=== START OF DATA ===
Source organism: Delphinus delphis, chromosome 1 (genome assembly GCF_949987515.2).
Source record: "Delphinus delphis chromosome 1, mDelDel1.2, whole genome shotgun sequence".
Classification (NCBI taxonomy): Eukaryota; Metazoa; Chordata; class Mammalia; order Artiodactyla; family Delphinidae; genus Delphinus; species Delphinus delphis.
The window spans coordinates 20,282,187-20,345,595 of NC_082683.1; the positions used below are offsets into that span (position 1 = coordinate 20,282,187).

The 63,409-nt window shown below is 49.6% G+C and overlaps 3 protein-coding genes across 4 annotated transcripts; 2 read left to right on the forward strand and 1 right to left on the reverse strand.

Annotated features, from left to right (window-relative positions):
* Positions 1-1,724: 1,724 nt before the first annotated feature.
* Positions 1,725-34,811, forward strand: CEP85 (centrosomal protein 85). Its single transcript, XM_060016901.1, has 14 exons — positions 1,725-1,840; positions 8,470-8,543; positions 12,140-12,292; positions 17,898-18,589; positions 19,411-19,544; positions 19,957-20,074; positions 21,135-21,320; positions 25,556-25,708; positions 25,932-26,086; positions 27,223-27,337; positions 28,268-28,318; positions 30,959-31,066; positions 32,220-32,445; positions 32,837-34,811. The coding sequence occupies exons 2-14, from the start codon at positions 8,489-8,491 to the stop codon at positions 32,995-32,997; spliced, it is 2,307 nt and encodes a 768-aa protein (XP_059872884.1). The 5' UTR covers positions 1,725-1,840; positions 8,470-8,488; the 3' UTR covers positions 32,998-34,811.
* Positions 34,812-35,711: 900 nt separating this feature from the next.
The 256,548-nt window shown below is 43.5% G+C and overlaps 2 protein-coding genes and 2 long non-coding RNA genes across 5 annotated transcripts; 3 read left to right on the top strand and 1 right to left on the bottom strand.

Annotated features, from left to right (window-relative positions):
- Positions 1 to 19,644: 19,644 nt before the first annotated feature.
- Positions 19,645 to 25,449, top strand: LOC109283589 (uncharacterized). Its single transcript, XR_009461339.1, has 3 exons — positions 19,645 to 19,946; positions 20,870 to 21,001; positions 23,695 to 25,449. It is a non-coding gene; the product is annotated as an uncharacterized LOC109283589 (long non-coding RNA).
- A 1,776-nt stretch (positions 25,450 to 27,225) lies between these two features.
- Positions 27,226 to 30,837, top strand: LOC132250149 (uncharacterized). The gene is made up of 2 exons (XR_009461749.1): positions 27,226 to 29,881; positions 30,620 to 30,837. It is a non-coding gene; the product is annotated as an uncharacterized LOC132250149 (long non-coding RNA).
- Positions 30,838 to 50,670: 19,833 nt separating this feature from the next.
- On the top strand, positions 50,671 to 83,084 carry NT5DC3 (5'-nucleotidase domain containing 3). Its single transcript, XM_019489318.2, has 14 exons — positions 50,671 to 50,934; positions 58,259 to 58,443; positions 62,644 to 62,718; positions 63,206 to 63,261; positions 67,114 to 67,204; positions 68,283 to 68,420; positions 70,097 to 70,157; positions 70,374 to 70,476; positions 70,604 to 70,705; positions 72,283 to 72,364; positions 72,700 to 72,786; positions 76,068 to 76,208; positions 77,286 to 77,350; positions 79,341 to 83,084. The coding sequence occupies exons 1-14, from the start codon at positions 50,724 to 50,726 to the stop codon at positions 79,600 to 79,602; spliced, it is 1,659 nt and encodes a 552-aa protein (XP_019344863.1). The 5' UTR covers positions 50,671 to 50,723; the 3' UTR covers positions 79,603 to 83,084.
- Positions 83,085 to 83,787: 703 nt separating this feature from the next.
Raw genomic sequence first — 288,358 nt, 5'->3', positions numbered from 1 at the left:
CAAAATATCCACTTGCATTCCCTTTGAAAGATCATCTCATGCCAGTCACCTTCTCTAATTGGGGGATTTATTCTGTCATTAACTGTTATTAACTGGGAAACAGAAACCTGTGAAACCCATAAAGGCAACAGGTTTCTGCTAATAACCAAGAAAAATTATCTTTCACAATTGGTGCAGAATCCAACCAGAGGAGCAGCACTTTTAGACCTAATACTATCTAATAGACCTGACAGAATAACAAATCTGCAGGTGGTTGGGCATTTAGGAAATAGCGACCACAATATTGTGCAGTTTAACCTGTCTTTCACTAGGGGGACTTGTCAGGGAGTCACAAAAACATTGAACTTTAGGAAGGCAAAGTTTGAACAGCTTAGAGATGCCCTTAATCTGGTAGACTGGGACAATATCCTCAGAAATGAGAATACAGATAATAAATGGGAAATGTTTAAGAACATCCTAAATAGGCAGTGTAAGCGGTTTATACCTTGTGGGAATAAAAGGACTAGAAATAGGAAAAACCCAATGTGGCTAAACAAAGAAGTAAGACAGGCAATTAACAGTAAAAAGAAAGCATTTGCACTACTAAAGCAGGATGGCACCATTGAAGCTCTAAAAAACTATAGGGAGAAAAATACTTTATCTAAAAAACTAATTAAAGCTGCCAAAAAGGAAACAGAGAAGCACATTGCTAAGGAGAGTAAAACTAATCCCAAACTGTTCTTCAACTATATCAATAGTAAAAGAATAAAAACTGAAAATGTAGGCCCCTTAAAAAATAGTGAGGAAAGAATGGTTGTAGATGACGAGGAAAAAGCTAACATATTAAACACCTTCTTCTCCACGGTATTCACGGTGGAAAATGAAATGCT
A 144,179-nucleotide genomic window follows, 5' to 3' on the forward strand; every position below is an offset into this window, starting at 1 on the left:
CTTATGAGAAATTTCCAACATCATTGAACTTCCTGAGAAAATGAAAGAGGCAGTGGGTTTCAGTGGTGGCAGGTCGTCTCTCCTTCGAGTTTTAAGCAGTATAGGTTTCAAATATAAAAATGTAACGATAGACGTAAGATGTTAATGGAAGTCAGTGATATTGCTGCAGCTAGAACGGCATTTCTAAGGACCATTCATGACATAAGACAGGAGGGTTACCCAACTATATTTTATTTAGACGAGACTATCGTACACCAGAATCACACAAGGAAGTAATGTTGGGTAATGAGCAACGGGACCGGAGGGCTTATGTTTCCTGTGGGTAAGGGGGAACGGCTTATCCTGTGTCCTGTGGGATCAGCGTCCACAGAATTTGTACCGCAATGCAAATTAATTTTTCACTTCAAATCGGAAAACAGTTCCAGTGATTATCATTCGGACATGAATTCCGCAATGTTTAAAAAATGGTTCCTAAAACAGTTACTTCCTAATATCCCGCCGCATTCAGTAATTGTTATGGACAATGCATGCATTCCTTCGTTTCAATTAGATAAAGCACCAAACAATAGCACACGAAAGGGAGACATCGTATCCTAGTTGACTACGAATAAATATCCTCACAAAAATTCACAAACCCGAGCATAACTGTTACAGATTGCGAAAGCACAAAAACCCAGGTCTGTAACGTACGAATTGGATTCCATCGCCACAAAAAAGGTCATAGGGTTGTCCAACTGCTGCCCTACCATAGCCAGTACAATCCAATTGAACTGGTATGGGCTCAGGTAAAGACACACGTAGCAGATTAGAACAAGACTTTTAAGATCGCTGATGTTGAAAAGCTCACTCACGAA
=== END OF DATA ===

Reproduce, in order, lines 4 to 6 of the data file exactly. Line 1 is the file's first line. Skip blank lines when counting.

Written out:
The window spans coordinates 20,282,187-20,345,595 of NC_082683.1; the positions used below are offsets into that span (position 1 = coordinate 20,282,187).

The 63,409-nt window shown below is 49.6% G+C and overlaps 3 protein-coding genes across 4 annotated transcripts; 2 read left to right on the forward strand and 1 right to left on the reverse strand.

Annotated features, from left to right (window-relative positions):